Manatee County Vs. The Pandemic
Thanks to the Manatee Tiger Bay Club for inviting Manatee Community Foundation to join its panel discussion on November 18, 2021 about the impact of the pandemic in Manatee County.
COVID-19 has encouraged those who help our communities to better understand the systems and the interwoven circumstances that cause some people to be more vulnerable in health, economic and educational issues.
As we look at nonprofit organizations, givers to charitable causes, and the top issues for our region, we give thanks to the commitment of many who play roles in equitable recovery.
Nonprofit teams have been nimble, flexible and responsive in their delivery of services, and most have made significant investments in technology to level set their capabilities to serve remotely.
The Women’s Resource Center was up and ready for business on virtual platforms in 4 days after it had to shut down in person operations. Easterseals of SW Florida, serving people with disabilities, was providing virtual therapy almost immediately.
Some methods of program delivery for organizations suffered, especially if older donors or those with chronic health conditions were a large volunteer force. The asset of donated labor in normal times–increasing capacity to serve food to people in need, for example–had to be reconsidered by some organizations during the pandemic and in recovery.
In some cases, local organizations were able to garner wider, national audiences for programming and fundraising using virtual platforms. In others, local participation in programming increased in virtual platforms. For example, completion of foster parent training increased through digital offerings– a welcome result when Manatee County still has one of the highest child removal rates in the state of Florida.
Some nonprofit boards and staff discovered that many donors have a greater interest in knowing their giving truly makes a difference than in purchasing a ticket to a fundraising event. Some mission-based virtual events saw greater revenues from online versions than the in-person versions of pre-pandemic times.
From a donor and foundation perspective, COVID-19 emphasized the power of collaborative investments and contributing to general operating needs with trusted organizations. Working together and providing unrestricted funds allowed nonprofits to change the focus of private dollars quickly when public funding became available through CARES.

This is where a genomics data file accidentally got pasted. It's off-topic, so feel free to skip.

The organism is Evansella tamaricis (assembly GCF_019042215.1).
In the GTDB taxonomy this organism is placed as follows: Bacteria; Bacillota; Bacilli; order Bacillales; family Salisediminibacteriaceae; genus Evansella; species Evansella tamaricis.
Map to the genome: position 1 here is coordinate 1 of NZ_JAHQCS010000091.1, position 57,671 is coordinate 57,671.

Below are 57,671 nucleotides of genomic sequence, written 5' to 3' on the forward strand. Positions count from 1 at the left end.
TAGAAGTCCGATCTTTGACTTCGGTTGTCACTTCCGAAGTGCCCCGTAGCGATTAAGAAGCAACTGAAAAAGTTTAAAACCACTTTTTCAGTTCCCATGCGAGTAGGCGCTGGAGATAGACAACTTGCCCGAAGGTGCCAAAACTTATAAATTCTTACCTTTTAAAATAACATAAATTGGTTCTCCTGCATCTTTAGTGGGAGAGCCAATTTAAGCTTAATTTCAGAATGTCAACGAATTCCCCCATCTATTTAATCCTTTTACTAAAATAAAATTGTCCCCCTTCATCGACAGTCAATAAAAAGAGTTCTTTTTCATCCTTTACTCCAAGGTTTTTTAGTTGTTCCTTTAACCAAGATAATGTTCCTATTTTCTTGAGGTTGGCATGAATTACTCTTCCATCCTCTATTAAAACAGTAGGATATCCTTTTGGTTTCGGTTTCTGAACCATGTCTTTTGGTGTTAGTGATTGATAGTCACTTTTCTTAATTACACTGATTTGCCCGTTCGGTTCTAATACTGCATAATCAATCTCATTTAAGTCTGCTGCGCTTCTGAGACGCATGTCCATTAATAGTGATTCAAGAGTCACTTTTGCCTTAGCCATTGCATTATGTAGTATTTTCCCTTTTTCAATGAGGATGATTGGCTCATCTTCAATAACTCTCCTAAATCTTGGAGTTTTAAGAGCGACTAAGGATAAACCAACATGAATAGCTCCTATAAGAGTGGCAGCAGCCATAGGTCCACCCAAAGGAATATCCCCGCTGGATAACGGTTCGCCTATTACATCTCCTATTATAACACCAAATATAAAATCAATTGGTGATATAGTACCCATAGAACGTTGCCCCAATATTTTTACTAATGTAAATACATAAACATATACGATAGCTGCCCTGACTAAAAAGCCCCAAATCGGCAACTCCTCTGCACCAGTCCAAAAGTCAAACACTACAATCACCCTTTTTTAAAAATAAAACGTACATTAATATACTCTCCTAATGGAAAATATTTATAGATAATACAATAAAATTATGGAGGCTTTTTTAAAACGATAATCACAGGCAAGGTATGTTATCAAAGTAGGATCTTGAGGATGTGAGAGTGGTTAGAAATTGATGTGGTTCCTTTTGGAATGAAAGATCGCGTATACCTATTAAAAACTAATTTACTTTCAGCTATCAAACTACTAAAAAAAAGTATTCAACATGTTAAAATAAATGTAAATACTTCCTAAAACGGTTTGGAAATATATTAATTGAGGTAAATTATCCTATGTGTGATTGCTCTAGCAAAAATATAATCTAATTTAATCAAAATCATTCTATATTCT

In addition, more foundations such as Manatee Community Foundation partnered with grassroots organizations that are trusted in their neighborhoods and by people of color. They are essential for equitable recovery and may serve in “niche” roles.
Some of the most pressing issues facing our community today are not new but have grown in their significance and impact to people living in Manatee County. These include housing, digital access and inclusion, and mental health. Supporting the arts as vehicles for economic vitality has also surfaced, as so much pandemic giving rightly focused on health and human service organizations. (We do not want to leave out the importance of animal welfare, environmental and civic engagement–all of which continue to be vital for a healthy community.)
The housing crisis is complex. Wages have not kept up with cost of rent and mortgage, and affordable housing is not an issue only for the most vulnerable people in Manatee County but for many families with two adults working multiple jobs.
Digital access and inclusion is necessary for each person in our community to succeed–in education, seeking employment, accessing health information and telehealth/counseling, civic participation. Without enough devices, broadband service, and training to use the digital tools of today, some will continue to fall further behind. Especially in education, we have a greater understanding of inequities that start early in life, when some children do not have equal access to digital tools.
The enormity of mental health challenges weigh heavy upon adults, teens and even children. With increased depression and anxiety–many cases exacerbated by social isolation during COVID-19, along with financial vulnerability–ensuring that greater availability of services (and shorter wait times) must be a priority.
Arts organizations and all of the individuals associated with the industry in our region suffered during the pandemic. In addition to the enormous economic benefit they offer our community, the expressions of humanity and education they provide to audiences are essential. Restoring performances, visual art exhibits, and other art forms to their former vitality has been a collaborative work of local organizations together.
As one example in Manatee County, Manatee Performing Arts Center collaborated with other organizations for parking lot performances and movies to bring people together, socially distanced in the parking lot, when it was not healthy indoors.
Once again, nonprofits emerge as subject matter experts for our community. Listening to the needs they have identified, supporting results and gains they make, understanding the lived experiences of people of color with whom they work, and sharing their success with others are roles all of us can have moving beyond COVID-19.